AA warns of ‘dangerous situations’ and ‘confusion’ after poll finds majority of motorists not ready for incoming revisions
A number of proposed changes to the Highway Code due to come into effect in January that establish a “hierarchy of road users” and give pedestrians et cyclistes priority over drivers at junctions are facing criticism after an AA survey found that just one-third of the public are aware of them.
Pending parliamentary approval, the modifications will be in place from 29 janvier 2022 and introduce the new system to give priority to those deemed to be most vulnerable to harm on Britain’s routes.
Pedestrians are considered most at risk and ranked first, followed by cyclists, horse riders, motorcyclists, cars and taxis and vans and minibuses, with larger buses and lorries placed last.
Further revisions to the Code seek to clarify who has priority when a pedestrian is seeking to cross a road or use a zebra crossing, the size of gap needed before it becomes a appropriate for a driver to cut across a group of cyclists and to establish cyclists’ right to ride in the middle of quiet roads before pulling over to the left when joined by additional traffic.
The changes were laid before Parliament as a statutory instrument, which means that they will come into force after 28 sitting days – in this instance, 29 janvier – if no MP raises an objection in the interim.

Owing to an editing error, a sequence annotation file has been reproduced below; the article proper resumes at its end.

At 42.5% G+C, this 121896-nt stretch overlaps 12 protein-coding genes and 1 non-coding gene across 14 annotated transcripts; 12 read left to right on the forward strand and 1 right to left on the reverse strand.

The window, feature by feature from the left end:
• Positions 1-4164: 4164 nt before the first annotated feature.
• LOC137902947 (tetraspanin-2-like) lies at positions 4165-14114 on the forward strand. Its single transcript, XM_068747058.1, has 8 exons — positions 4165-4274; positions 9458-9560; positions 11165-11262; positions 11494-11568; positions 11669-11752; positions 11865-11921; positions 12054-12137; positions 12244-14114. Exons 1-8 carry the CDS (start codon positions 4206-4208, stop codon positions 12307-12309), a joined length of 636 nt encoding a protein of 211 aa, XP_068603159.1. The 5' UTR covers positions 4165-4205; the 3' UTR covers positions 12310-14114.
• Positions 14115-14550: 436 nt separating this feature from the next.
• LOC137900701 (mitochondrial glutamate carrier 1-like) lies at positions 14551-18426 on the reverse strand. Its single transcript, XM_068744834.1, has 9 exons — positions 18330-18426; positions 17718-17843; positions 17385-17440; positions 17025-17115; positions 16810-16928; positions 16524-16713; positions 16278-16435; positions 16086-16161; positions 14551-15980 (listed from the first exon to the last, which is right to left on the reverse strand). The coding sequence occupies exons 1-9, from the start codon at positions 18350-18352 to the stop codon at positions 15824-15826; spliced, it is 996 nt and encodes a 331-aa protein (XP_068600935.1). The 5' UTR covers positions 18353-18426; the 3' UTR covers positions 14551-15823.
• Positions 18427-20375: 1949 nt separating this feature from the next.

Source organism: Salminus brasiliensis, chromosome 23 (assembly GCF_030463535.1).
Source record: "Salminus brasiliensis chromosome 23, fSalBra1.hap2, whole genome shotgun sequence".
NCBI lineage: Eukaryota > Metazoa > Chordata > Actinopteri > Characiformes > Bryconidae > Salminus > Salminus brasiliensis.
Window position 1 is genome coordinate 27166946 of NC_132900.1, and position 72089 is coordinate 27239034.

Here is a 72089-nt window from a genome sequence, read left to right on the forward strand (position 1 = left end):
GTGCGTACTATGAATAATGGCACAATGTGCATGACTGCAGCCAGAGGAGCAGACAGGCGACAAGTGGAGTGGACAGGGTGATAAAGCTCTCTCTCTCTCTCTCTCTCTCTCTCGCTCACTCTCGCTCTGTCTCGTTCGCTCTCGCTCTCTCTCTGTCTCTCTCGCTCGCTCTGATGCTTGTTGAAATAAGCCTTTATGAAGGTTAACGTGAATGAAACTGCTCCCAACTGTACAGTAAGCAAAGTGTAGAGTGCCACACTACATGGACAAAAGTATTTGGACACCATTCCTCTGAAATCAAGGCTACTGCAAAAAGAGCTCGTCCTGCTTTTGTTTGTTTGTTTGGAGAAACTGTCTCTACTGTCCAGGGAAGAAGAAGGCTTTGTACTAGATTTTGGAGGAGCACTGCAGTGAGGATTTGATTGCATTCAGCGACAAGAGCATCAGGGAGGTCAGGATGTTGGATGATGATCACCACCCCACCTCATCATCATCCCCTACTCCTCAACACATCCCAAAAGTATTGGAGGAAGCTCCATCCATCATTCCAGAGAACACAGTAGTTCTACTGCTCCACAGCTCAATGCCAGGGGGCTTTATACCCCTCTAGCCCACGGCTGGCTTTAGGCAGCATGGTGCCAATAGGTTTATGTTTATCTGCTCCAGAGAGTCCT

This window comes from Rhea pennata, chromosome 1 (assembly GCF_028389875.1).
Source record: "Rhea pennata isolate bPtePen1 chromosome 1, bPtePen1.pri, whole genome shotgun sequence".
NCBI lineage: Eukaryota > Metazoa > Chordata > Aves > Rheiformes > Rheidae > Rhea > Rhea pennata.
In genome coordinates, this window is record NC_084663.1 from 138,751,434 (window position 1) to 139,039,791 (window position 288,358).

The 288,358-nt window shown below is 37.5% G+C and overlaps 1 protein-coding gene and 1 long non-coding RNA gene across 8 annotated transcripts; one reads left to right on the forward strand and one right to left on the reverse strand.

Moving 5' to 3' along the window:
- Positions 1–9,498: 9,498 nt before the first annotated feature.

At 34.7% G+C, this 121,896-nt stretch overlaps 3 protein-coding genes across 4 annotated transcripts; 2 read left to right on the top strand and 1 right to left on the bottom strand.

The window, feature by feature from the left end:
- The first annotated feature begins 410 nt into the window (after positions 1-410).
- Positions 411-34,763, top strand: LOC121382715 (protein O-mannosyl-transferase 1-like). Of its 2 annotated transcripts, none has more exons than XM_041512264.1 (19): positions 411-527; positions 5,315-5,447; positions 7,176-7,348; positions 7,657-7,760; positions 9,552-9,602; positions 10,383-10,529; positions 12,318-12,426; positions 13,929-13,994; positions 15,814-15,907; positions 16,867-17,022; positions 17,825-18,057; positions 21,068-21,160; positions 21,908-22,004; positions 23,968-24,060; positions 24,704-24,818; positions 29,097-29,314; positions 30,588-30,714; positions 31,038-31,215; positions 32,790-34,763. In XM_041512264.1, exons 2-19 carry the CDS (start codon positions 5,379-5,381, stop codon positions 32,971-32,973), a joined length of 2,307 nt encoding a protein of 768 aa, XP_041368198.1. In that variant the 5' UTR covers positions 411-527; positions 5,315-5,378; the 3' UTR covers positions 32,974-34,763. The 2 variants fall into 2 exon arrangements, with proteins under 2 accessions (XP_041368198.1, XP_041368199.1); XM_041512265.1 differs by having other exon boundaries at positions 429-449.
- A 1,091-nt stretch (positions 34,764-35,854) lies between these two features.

But a survey of 13,500 drivers carried out by the roadside assistance organisation has since found that two-thirds of respondents were unaware of the incoming changes, suggesting that confusion and even accidents could result should the new rules be given the go ahead.
Edmund King, president of the AA, Raconté Le courrier quotidien: “With such fundamental changes to the Highway Code taking place to make our roads safer, we need to ensure road users understand the new rules ahead of time.
“Getting the message out now would help avoid dangerous situations and remove any confusion on the roads before the new rules are adopted.”
Nicholas Lyes, les RAC’s roads policy chief, commenté: “A concerted effort must now be made to communicate the changes to drivers because as we know, many do not read the Highway Code for long periods after passing their test.
"Finalement, the aim should be to ensure that everyone using the roads understands the new rules, because any confusion is likely to lead to avoidable collisions.”
Responding to those concerns, a spokesman for the Department for Transport (DfT) mentionné: “The proposed upcoming changes to the Highway Code will improve safety for cyclists, pedestrians and horse riders and were widely reported when they were announced earlier this year.”
Other rules for road users to be aware of from next year include tougher laws surrounding the use of phones behind the wheel, closing a loophole in the current ban on using handsets to make a call that does not cover social media scrolling or shooting photographs and video.
According to the DfT, the new law, which could see drivers fined £200 and hit with six penalty points on their licence, tightens the definition of what constitutes driving to be “more precise” and include idling time during traffic jams.
Hands-free devices will still be allowed, pourtant, so long as the phone is held in a cradle attached to the dashboard or windscreen and drivers will still be allowed to use their devices to make contactless payments at toll booths and drive-in restaurants.